The gallery presents the artist’s sculptures as a table array of whimsical forms physically reminiscent of the disassembled body, with the largest being three heads that is a combination of hyper-stylized African masks and techno post-human idealization. Our inaugural exhibition of the season features an impressive contemporary talent in digital art-making that expands the growing genre in figuration, identity culture and technology.

Debora Cheyenne (born 1991, Paris) graduated from Gobelins and has exhibited in Paris, London and Los Angeles. Her recent new-media artwork is influenced by the spiritual and cultural heritage of Reunion Island. She currently lives and works in Los Angeles, CA.

Tim Zercie


June 1 – July 27, 2019

Tim Zercie, Das Blumenfeuer, 2019, Sewn fabric aluminum rod and hangers, 78 x 72 in (198x183cm)

Barney Savage Gallery is pleased to announce Regenbogenscherben, a new exhibition of sewn, textile artwork by Tim Zercie.
Created during residency at the Uferhallen AG studios in Berlin, Tim Zercie sourced fabrics from various locations to cut and sew figurative motifs that grow out of pods and pass in and out of the image with entelechy and inner perfection. Tapping into a range of styles and cultures, the artist sews a garden of figural traces, rituals and festivities to symbolize the growth of musical bonds between generations.
The largest pieces are two functional, 10-foot long window curtains titled: The Shine of Atma, which refers to the Sanskrit word that means inner self or soul. Accompanying Zercie's artwork are two separate creative writing pieces by Stefan Koekemoer, a linguistic scholar, and writer George Lionel Barker, both of whom perform with the artist regularly. These writings are their responses to what they see in the artwork and the artist, through the lens of esoteric occult subjects that the three are connected to psychically.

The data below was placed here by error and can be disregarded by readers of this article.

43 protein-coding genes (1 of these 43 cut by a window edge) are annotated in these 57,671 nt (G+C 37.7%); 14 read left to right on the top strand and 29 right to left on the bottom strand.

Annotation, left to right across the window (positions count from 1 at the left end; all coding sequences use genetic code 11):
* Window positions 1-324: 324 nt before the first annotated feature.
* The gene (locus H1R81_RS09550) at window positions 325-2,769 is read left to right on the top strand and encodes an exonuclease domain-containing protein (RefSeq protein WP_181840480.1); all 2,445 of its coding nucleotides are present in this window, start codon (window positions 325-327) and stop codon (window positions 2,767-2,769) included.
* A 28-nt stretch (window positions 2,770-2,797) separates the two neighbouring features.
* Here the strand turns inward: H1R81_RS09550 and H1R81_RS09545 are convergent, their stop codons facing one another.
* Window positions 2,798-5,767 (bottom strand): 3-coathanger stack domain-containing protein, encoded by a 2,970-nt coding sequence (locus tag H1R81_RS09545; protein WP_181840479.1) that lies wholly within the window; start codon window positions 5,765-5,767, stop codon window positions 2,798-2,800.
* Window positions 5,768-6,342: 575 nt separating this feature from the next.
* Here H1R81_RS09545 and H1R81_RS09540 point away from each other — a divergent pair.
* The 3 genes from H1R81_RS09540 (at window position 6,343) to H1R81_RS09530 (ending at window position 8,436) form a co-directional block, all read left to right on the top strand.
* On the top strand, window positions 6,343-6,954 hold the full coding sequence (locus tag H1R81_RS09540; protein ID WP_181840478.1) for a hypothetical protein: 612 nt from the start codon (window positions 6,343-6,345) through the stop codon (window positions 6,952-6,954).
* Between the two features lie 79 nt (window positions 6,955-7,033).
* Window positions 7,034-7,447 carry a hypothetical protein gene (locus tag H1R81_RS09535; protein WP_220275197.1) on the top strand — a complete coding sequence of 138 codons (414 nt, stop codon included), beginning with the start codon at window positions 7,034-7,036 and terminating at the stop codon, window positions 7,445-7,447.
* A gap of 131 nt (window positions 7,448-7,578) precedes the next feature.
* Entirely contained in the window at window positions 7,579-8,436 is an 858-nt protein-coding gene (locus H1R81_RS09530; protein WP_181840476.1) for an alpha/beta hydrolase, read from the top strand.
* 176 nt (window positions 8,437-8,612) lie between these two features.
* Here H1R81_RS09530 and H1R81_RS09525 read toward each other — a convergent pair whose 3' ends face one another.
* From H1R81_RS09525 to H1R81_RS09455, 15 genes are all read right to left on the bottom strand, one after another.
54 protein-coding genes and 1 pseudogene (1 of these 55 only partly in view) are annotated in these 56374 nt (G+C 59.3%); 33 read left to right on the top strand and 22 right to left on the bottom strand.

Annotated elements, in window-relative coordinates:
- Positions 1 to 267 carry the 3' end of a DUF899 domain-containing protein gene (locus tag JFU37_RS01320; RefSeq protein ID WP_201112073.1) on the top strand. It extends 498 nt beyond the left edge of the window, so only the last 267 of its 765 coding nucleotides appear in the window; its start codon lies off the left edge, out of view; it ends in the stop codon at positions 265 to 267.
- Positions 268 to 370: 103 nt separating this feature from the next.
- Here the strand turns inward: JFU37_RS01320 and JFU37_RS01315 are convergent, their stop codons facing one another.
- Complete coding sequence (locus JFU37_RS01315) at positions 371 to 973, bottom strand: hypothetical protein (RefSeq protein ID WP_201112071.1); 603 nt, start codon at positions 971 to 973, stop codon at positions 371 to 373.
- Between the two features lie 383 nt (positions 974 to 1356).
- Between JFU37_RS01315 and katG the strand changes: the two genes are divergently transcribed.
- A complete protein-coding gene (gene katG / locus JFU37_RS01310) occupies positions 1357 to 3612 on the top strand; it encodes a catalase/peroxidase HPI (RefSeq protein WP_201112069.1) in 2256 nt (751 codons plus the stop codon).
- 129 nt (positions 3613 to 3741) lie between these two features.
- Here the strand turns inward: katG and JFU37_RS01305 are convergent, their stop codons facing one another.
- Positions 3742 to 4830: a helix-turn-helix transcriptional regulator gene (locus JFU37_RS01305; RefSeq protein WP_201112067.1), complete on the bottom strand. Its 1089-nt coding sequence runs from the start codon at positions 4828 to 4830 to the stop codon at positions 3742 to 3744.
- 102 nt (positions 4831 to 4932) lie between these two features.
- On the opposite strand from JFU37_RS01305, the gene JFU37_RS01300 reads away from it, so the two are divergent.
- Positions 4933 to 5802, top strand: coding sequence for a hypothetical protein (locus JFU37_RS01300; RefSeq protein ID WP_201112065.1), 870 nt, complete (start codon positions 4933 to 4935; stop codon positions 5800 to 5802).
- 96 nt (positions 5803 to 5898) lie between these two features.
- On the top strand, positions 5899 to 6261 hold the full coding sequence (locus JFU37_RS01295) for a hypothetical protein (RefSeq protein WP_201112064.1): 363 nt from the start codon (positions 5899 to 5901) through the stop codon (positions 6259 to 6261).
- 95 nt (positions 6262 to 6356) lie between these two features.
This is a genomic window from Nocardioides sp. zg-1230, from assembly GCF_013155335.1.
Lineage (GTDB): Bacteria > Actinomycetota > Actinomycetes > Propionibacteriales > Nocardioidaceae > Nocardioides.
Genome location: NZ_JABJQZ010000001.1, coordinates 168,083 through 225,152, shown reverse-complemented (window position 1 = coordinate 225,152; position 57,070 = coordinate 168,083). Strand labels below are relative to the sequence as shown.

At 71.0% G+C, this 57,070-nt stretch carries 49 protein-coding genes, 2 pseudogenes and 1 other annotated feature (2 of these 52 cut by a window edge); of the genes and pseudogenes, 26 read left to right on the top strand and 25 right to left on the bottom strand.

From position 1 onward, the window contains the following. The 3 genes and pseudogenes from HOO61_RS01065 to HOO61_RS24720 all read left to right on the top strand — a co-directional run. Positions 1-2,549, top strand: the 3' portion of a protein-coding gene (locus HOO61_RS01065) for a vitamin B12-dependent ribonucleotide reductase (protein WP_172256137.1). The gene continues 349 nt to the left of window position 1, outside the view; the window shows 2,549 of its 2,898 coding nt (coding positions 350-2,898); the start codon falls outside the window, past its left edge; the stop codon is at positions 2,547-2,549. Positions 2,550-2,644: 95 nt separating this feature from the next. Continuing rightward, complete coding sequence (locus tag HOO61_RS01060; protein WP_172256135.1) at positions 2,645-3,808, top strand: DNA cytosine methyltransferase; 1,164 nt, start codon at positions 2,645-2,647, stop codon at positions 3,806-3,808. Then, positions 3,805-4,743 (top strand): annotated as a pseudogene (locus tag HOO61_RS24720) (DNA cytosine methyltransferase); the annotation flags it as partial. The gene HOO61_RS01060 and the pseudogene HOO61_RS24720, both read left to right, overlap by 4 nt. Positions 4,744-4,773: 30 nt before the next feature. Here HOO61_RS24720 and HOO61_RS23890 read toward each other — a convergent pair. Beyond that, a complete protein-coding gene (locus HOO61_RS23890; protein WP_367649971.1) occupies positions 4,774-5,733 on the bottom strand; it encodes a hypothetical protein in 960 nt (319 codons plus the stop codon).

Sourcing material from all over the world, Zercie presents his work through associations with festivals, rituals, textiles and music, and has created a non-hierarchical visual dialogic through sewn-fabric.

July, 2019, - The Brooklyn Rail: ArtSeen


April 13 – May 18, 2019


Natasha Tontey, Almanak, 2018, video, color, sound, 13 minutes.

RECENT PRESS - May 9, 2019, - Art Forum: Critic's Picks - By Olivia Perce

(above) Leonard Suryajaya, installation.

Barney Savage is pleased to present TWINKLE, curated by John Silvis, which features multi-media artworks by IP Wai Lung (Hong Kong), KC Crow Maddux (U.S.A), Leonard Suryajaya (Indonesia/U.S) and Natasha Tontey (Indonesia), who embody mediated identities that transcend static constructs of gender and sexuality.


November 24 – December 22, 2018

Jenny Morgan, Echoing Green, oil on canvas, 29 x 23 in.

For Immediate Release.